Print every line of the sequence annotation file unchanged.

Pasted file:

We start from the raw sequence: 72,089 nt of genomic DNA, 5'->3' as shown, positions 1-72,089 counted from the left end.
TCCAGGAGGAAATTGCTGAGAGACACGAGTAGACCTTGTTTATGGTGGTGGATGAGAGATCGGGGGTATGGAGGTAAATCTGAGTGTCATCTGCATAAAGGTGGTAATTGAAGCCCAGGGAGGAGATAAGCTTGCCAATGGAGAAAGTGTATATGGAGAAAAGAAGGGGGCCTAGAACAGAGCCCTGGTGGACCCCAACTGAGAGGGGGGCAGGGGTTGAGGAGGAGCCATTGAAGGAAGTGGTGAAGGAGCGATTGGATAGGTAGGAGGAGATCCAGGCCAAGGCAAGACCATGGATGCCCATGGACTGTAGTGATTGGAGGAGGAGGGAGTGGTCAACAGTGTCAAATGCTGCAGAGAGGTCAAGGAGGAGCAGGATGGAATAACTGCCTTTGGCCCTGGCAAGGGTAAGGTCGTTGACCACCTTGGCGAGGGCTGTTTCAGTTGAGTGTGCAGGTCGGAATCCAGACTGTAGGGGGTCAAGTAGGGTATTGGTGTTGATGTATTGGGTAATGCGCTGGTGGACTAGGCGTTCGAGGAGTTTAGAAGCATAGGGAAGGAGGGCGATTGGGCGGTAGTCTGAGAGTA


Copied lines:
We start from the raw sequence: 72,089 nt of genomic DNA, 5'->3' as shown, positions 1-72,089 counted from the left end.
TCCAGGAGGAAATTGCTGAGAGACACGAGTAGACCTTGTTTATGGTGGTGGATGAGAGATCGGGGGTATGGAGGTAAATCTGAGTGTCATCTGCATAAAGGTGGTAATTGAAGCCCAGGGAGGAGATAAGCTTGCCAATGGAGAAAGTGTATATGGAGAAAAGAAGGGGGCCTAGAACAGAGCCCTGGTGGACCCCAACTGAGAGGGGGGCAGGGGTTGAGGAGGAGCCATTGAAGGAAGTGGTGAAGGAGCGATTGGATAGGTAGGAGGAGATCCAGGCCAAGGCAAGACCATGGATGCCCATGGACTGTAGTGATTGGAGGAGGAGGGAGTGGTCAACAGTGTCAAATGCTGCAGAGAGGTCAAGGAGGAGCAGGATGGAATAACTGCCTTTGGCCCTGGCAAGGGTAAGGTCGTTGACCACCTTGGCGAGGGCTGTTTCAGTTGAGTGTGCAGGTCGGAATCCAGACTGTAGGGGGTCAAGTAGGGTATTGGTGTTGATGTATTGGGTAATGCGCTGGTGGACTAGGCGTTCGAGGAGTTTAGAAGCATAGGGAAGGAGGGCGATTGGGCGGTAGTCTGAGAGTA